“Life is meaningless without art.” 
- Karen Finley

“Above all, you must remain open and fresh and alive to any new idea.”
- Laurence Olivier

“The body does not have memory.  It is memory.” 
- Jerzy Grotowski

“In everything, without doubt, truth has the advantage over imitation.”
- Cicero

“The actor must constantly remember that he is on the stage for the sake of the public.”
- Johann Wolfgang von Goethe

“One wishes to know something but the answer is in a form of being more aware – of being open to a richer level of experience.” 
- Peter Brook

Shakespeare Class



Washington, D.C.'s Studio Theatre

San Francisco Ballet

Grand Ball in the Belle Epoch - Edwardian Period Style Salon Workshop

Keegan Theatre

Pan Asian Repertory Theatre Celebrates its 39th Anniversary

MetroStage Theatre

Swine Palace Theatre

Asolo Repertory Theatre

Ontological-Hysteric Theatre

Amelia Community Theatre

Discovering Lunt & Fontanne

Harlem Repertory Theatre

Santa Fe Playhouse

Opera Colorado

National Hispanic Cultural Center

Red Eagle Soaring Native Youth Theatre

Lorraine Hansberry Theatre

Coatlicue Theater Company

London's Finborough Theatre

New Repertory Theatre in Boston

The Work of Yat Malmgren: Christopher Fettes’ New Book “A Peopled Labyrinth”

Terry Knickerbocker Studio in New York City


“Many people are alive but don't touch the miracle of being alive.”
- Thich Nhat Hanh

Ronald Rand in Let It Be Art

Lorraine Hansberry Theatre

Founded in 1981 by Stanley E. Williams, Founding Artistic Director, and Quentin Easter, Founding Executive Director, the Lorraine Hansberry Theatre is currently led by Artistic Director, Steven Anthony Jones, and has performed for seven seasons in numerous venues around San Francisco. In 1988, they opened their first home opened in the Landmark YWCA building at 620 Sutter Street.

The Lorraine Hansberry Theatre has produced over 130 plays, including west coast and world premieres, experimental works, classics in the African-American canon, lively musicals, and poignant socio-political dramas by Wole Soyinka, Derek Walcott, Toni Morrison, Charles Fuller, Alice Walker, Adrienne Kennedy, Ntozake Shange, Maria Irene Fornes, James Baldwin, Langston Hughes, August Wilson, and Lorraine Hansberry, to musicals celebrating Duke Ellington, Bessie Smith, Lester Young, Fats Waller, Eubie Blake, and new works by Robert Alexander, Roger Guenveur Smith, David Rouss. Distinguishing itself as an eclectic learning community, The Lorraine Hansberry Theatre draws from the aesthetic, cultural and economic resources of the San Francisco Bay Area.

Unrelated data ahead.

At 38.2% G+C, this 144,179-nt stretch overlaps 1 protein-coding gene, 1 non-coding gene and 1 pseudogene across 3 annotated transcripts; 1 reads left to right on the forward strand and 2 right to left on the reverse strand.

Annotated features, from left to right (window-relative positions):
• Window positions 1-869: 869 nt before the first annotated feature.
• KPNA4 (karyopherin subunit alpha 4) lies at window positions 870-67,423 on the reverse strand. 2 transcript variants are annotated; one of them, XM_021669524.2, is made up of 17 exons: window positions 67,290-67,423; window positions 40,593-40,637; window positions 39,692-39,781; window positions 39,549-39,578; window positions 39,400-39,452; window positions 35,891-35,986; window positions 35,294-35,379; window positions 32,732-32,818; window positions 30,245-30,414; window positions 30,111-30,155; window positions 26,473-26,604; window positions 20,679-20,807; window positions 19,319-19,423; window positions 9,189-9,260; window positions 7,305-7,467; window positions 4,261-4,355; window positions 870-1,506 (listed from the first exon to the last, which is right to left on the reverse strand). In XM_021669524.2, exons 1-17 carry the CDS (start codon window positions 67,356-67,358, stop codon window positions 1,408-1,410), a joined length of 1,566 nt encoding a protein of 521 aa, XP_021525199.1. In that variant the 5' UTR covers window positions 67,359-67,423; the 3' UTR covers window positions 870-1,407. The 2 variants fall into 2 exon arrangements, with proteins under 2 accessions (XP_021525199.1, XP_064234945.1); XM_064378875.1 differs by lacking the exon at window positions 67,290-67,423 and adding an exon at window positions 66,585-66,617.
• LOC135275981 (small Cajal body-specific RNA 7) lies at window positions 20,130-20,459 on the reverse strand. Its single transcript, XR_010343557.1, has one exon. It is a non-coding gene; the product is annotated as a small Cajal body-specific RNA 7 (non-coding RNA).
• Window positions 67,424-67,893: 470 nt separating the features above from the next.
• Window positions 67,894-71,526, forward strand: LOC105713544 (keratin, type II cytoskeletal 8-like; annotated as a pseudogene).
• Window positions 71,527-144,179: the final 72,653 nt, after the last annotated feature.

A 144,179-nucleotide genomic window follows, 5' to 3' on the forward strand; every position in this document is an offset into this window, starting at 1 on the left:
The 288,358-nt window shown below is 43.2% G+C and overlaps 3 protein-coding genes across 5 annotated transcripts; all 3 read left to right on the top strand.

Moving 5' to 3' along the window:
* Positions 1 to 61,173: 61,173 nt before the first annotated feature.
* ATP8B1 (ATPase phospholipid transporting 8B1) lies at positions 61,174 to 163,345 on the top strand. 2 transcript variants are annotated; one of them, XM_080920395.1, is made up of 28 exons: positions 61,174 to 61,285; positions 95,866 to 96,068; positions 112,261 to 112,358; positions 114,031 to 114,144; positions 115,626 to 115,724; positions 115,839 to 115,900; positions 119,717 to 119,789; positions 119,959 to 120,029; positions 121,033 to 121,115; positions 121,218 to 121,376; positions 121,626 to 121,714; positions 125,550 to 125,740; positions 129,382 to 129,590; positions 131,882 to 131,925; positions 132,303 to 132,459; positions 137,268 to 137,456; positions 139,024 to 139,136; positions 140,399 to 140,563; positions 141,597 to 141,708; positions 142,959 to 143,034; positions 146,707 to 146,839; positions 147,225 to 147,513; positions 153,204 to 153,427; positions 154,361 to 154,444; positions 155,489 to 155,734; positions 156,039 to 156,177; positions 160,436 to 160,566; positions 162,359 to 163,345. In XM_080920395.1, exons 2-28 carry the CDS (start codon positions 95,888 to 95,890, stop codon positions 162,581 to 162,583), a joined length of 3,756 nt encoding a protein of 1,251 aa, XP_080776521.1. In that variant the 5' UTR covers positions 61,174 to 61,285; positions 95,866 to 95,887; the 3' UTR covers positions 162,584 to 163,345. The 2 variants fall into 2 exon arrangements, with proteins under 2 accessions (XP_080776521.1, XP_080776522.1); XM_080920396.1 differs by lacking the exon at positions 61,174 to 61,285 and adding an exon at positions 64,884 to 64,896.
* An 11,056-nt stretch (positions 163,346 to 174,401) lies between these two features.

Artistic Director, Steven Anthony Jones, was a core company actor at the American Conservatory Theatre and has acted and directed in over fifty plays across America and originated the role of Private James Wilkie in the original production of “A Soldier’s Play” at the Negro Ensemble Company in New York City. He received his early training at Karamu House in his hometown of Cleveland.

Their recent presentation, “A Soulful Christmas" was presented in December. Among the plays, the Lorraine Hansberry Theatre has presented include Suzan-Lori Parks’ “Topdog/Underdog,” a reading presentation of “The Fall of Heaven by Walter Mosley, “Bloody Bloody Andrew Jackson,” “Sophocles’ Elektra” translated and adapted by Timberlake Wertenbaker, among many others. For info: Lorraine Hansberry Theatre 777 Jones St., San Francisco, CA, (415) 345-3980, www.lhtsf.org

"It is a law of life that man cannot live for himself alone. Extreme individualism is insanity. The world's problems are also our personal problems. Health is achieved through maintaining our personal truth in a balanced relation of love to the rest of the world. No expression is more emblematic of this relation than the creative act which we call art. No art by its very constitution typifies the social nature of that creative act more than the theatre. The theatre, to be fully understood and appreciated, must be seen as a manifestation of this process of interchange between society and the individual. It must be judged as a continuous development of groups of individuals within society, a development which becomes richer, acquires greater force and value as it grows with the society in which it originates. Only in this way can the theatre nourish us.  - Harold Clurman

The Soul of the American Actor Newspaper